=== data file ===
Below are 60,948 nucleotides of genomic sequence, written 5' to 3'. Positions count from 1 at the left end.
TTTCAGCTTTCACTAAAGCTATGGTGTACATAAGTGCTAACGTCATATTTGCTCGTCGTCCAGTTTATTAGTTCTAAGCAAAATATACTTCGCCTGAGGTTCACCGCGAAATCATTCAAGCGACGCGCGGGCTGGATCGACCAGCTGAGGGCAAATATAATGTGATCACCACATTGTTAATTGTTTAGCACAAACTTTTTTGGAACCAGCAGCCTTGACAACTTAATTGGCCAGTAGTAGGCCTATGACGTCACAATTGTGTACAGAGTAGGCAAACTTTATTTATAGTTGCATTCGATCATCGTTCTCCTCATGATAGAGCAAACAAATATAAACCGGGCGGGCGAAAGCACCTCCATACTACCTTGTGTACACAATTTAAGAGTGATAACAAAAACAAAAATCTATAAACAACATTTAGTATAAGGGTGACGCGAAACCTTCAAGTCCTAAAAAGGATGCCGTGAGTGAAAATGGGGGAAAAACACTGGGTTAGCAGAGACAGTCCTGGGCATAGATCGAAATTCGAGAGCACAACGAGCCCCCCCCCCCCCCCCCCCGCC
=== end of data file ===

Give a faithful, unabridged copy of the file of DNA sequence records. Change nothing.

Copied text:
Below are 60,948 nucleotides of genomic sequence, written 5' to 3'. Positions count from 1 at the left end.
TTTCAGCTTTCACTAAAGCTATGGTGTACATAAGTGCTAACGTCATATTTGCTCGTCGTCCAGTTTATTAGTTCTAAGCAAAATATACTTCGCCTGAGGTTCACCGCGAAATCATTCAAGCGACGCGCGGGCTGGATCGACCAGCTGAGGGCAAATATAATGTGATCACCACATTGTTAATTGTTTAGCACAAACTTTTTTGGAACCAGCAGCCTTGACAACTTAATTGGCCAGTAGTAGGCCTATGACGTCACAATTGTGTACAGAGTAGGCAAACTTTATTTATAGTTGCATTCGATCATCGTTCTCCTCATGATAGAGCAAACAAATATAAACCGGGCGGGCGAAAGCACCTCCATACTACCTTGTGTACACAATTTAAGAGTGATAACAAAAACAAAAATCTATAAACAACATTTAGTATAAGGGTGACGCGAAACCTTCAAGTCCTAAAAAGGATGCCGTGAGTGAAAATGGGGGAAAAACACTGGGTTAGCAGAGACAGTCCTGGGCATAGATCGAAATTCGAGAGCACAACGAGCCCCCCCCCCCCCCCCCCCGCC